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- Jan 19, 2012
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Yes - IMO it is nice to qualify that statement. This is also probably limited to the higher end RIs like the burst years. It is much more expensive to find quartered material large enough for a neck blank. The custom shop "should" be using that in a $7,000 - $10,000 guitar.It was an article about the reissues, I will try and find it, possibly not used on their ‘run of the mill’ stuff.
It also depends how you define "quartersawn" I think most places would call anything with the grain orientation within about 30 degrees of perpendicular to be quartersawn. Ideally it would be nice to be completely perpendicular. I try and find wood like that or even larger blanks that I could cut to perfectly perpendicular.Thanks guys for the advice.
I guess we are all agreed that quartersawn is the strong preference. What I'm not sure on yet is how much a difference it makes to be almost quartersawn. I get that it won't be quite as strong.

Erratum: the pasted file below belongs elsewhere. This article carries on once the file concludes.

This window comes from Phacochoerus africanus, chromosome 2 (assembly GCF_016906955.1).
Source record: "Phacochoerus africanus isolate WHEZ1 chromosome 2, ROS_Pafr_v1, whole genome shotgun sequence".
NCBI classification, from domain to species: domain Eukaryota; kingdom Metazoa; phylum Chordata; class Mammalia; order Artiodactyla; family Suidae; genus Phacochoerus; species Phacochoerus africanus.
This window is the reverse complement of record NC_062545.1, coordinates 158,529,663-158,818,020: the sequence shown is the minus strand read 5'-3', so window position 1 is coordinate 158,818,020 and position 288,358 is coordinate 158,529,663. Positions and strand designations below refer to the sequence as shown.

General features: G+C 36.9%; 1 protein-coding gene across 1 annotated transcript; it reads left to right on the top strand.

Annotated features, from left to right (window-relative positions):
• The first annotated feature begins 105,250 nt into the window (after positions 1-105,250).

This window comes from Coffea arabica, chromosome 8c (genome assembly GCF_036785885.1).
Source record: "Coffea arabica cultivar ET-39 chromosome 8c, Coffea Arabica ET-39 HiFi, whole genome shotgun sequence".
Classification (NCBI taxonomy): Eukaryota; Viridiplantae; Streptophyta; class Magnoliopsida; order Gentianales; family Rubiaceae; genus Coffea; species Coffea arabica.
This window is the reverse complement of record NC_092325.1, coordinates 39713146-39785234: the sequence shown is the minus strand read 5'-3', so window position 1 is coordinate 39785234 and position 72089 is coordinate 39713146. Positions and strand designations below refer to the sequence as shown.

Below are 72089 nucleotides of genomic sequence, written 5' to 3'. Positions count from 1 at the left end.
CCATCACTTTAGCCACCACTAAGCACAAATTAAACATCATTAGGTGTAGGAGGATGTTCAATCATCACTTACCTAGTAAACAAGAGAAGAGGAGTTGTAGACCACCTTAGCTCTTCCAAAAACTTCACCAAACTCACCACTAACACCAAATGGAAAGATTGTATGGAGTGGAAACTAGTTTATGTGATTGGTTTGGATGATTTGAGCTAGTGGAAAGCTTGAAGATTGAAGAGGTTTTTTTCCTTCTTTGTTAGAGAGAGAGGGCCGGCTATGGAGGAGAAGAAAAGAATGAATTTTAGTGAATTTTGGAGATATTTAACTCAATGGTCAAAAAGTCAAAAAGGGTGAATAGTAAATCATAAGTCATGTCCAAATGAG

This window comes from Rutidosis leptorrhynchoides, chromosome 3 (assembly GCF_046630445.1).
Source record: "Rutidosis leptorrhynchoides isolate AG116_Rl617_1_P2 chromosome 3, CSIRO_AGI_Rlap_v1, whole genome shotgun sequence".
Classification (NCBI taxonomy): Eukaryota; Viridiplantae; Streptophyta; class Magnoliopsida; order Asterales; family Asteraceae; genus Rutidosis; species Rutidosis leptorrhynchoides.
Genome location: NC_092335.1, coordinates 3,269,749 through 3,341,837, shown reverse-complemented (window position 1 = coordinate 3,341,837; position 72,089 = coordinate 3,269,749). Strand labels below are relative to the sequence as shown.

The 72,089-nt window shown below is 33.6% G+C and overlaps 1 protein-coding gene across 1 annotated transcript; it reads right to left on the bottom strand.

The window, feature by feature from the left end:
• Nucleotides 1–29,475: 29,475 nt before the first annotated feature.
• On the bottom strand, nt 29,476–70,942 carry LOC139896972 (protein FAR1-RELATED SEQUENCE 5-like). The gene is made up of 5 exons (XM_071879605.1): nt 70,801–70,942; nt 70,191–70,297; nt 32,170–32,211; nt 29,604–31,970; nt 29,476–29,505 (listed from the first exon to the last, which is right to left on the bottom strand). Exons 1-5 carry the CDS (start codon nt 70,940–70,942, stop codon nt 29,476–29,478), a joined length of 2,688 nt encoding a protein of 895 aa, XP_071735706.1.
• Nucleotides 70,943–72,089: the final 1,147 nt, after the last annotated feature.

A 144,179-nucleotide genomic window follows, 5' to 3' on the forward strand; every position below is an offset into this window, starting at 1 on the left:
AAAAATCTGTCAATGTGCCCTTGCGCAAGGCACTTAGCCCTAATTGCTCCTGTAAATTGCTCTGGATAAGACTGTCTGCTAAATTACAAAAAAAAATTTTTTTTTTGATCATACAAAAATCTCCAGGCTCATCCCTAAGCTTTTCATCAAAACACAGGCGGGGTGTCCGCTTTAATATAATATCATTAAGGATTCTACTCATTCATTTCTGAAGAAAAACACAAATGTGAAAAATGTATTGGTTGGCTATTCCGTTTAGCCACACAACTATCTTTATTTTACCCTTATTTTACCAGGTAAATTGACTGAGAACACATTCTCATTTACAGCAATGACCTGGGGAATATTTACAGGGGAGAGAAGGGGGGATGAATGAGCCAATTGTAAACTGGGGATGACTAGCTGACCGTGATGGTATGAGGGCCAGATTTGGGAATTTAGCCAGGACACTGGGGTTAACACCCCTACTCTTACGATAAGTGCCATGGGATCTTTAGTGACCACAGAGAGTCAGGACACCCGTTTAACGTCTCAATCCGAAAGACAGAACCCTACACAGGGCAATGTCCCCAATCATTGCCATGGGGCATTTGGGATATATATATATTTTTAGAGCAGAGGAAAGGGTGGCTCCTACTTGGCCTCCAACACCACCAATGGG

I've asked the vendor to have another look to see if he has anything closer to a true quartersawn blank. If not, I might have to take the nearly version
Although I want to get as close to a '59 as possible, in not that hung up about neck angle. If shaving a couple of degrees makes it stronger, it won't bother me in the slightest.
It's not that difficult to cut perfectly quartersawn material, if you can find a large enough blank. If a one piece neck is not absolutely required I like laminating. I can buy relatively inexpensive flat sawn material and rip and rotate to create a laminated neck which turns into quartersawn laminates nicely..